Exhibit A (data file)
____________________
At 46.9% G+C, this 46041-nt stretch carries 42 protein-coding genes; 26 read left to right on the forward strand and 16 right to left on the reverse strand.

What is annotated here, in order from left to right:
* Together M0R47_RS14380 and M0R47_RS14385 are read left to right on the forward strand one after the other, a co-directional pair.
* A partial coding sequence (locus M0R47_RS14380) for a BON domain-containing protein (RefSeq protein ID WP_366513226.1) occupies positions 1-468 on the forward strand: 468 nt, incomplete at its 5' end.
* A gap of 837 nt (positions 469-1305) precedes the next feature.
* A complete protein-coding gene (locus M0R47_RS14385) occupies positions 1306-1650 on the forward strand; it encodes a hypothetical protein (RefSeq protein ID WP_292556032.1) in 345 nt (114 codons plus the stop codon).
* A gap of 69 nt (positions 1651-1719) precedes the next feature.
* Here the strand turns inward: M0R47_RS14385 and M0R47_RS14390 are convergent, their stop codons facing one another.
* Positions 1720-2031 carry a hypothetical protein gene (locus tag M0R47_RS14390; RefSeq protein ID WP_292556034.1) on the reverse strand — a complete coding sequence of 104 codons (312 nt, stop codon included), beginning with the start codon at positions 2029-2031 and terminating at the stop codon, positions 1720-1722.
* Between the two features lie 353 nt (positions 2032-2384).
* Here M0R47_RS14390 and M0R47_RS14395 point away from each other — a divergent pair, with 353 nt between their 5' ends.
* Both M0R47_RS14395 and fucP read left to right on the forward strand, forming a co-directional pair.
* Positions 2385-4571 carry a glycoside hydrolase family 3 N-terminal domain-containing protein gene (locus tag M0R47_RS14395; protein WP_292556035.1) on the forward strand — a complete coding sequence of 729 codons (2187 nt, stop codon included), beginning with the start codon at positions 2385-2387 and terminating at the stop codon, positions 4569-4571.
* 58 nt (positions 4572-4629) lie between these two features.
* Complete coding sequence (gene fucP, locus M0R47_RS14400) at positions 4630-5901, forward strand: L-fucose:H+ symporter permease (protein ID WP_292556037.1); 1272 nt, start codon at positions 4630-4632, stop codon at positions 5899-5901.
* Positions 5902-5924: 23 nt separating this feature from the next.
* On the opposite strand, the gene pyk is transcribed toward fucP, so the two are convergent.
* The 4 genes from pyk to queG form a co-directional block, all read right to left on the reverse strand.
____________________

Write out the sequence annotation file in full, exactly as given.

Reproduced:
At 46.9% G+C, this 46041-nt stretch carries 42 protein-coding genes; 26 read left to right on the forward strand and 16 right to left on the reverse strand.

What is annotated here, in order from left to right:
* Together M0R47_RS14380 and M0R47_RS14385 are read left to right on the forward strand one after the other, a co-directional pair.
* A partial coding sequence (locus M0R47_RS14380) for a BON domain-containing protein (RefSeq protein ID WP_366513226.1) occupies positions 1-468 on the forward strand: 468 nt, incomplete at its 5' end.
* A gap of 837 nt (positions 469-1305) precedes the next feature.
* A complete protein-coding gene (locus M0R47_RS14385) occupies positions 1306-1650 on the forward strand; it encodes a hypothetical protein (RefSeq protein ID WP_292556032.1) in 345 nt (114 codons plus the stop codon).
* A gap of 69 nt (positions 1651-1719) precedes the next feature.
* Here the strand turns inward: M0R47_RS14385 and M0R47_RS14390 are convergent, their stop codons facing one another.
* Positions 1720-2031 carry a hypothetical protein gene (locus tag M0R47_RS14390; RefSeq protein ID WP_292556034.1) on the reverse strand — a complete coding sequence of 104 codons (312 nt, stop codon included), beginning with the start codon at positions 2029-2031 and terminating at the stop codon, positions 1720-1722.
* Between the two features lie 353 nt (positions 2032-2384).
* Here M0R47_RS14390 and M0R47_RS14395 point away from each other — a divergent pair, with 353 nt between their 5' ends.
* Both M0R47_RS14395 and fucP read left to right on the forward strand, forming a co-directional pair.
* Positions 2385-4571 carry a glycoside hydrolase family 3 N-terminal domain-containing protein gene (locus tag M0R47_RS14395; protein WP_292556035.1) on the forward strand — a complete coding sequence of 729 codons (2187 nt, stop codon included), beginning with the start codon at positions 2385-2387 and terminating at the stop codon, positions 4569-4571.
* 58 nt (positions 4572-4629) lie between these two features.
* Complete coding sequence (gene fucP, locus M0R47_RS14400) at positions 4630-5901, forward strand: L-fucose:H+ symporter permease (protein ID WP_292556037.1); 1272 nt, start codon at positions 4630-4632, stop codon at positions 5899-5901.
* Positions 5902-5924: 23 nt separating this feature from the next.
* On the opposite strand, the gene pyk is transcribed toward fucP, so the two are convergent.
* The 4 genes from pyk to queG form a co-directional block, all read right to left on the reverse strand.